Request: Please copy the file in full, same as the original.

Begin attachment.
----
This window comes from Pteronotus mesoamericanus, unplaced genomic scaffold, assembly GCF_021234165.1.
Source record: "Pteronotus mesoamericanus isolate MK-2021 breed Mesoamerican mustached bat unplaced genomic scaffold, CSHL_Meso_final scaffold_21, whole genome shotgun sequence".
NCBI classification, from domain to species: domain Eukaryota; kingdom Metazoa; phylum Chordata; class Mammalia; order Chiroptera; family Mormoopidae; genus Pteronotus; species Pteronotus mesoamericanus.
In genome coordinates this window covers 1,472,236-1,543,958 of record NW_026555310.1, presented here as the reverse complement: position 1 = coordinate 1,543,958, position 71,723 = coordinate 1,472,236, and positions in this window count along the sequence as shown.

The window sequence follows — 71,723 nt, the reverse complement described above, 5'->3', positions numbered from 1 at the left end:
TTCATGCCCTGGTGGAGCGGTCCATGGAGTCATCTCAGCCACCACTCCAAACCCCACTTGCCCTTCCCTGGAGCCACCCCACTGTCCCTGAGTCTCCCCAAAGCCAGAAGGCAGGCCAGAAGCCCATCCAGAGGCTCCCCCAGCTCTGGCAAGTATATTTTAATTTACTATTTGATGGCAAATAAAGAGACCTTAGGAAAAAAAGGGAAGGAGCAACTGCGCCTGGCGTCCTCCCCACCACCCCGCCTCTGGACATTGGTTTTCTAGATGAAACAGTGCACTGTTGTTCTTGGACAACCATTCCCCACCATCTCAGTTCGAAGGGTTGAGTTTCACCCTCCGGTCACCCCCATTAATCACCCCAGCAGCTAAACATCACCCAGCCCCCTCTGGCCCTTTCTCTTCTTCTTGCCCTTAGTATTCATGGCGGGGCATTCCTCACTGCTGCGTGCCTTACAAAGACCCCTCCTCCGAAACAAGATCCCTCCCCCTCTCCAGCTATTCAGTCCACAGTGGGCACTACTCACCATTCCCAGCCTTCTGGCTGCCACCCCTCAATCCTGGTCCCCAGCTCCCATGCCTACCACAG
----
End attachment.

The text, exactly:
This window comes from Pteronotus mesoamericanus, unplaced genomic scaffold, assembly GCF_021234165.1.
Source record: "Pteronotus mesoamericanus isolate MK-2021 breed Mesoamerican mustached bat unplaced genomic scaffold, CSHL_Meso_final scaffold_21, whole genome shotgun sequence".
NCBI classification, from domain to species: domain Eukaryota; kingdom Metazoa; phylum Chordata; class Mammalia; order Chiroptera; family Mormoopidae; genus Pteronotus; species Pteronotus mesoamericanus.
In genome coordinates this window covers 1,472,236-1,543,958 of record NW_026555310.1, presented here as the reverse complement: position 1 = coordinate 1,543,958, position 71,723 = coordinate 1,472,236, and positions in this window count along the sequence as shown.

The window sequence follows — 71,723 nt, the reverse complement described above, 5'->3', positions numbered from 1 at the left end:
TTCATGCCCTGGTGGAGCGGTCCATGGAGTCATCTCAGCCACCACTCCAAACCCCACTTGCCCTTCCCTGGAGCCACCCCACTGTCCCTGAGTCTCCCCAAAGCCAGAAGGCAGGCCAGAAGCCCATCCAGAGGCTCCCCCAGCTCTGGCAAGTATATTTTAATTTACTATTTGATGGCAAATAAAGAGACCTTAGGAAAAAAAGGGAAGGAGCAACTGCGCCTGGCGTCCTCCCCACCACCCCGCCTCTGGACATTGGTTTTCTAGATGAAACAGTGCACTGTTGTTCTTGGACAACCATTCCCCACCATCTCAGTTCGAAGGGTTGAGTTTCACCCTCCGGTCACCCCCATTAATCACCCCAGCAGCTAAACATCACCCAGCCCCCTCTGGCCCTTTCTCTTCTTCTTGCCCTTAGTATTCATGGCGGGGCATTCCTCACTGCTGCGTGCCTTACAAAGACCCCTCCTCCGAAACAAGATCCCTCCCCCTCTCCAGCTATTCAGTCCACAGTGGGCACTACTCACCATTCCCAGCCTTCTGGCTGCCACCCCTCAATCCTGGTCCCCAGCTCCCATGCCTACCACAG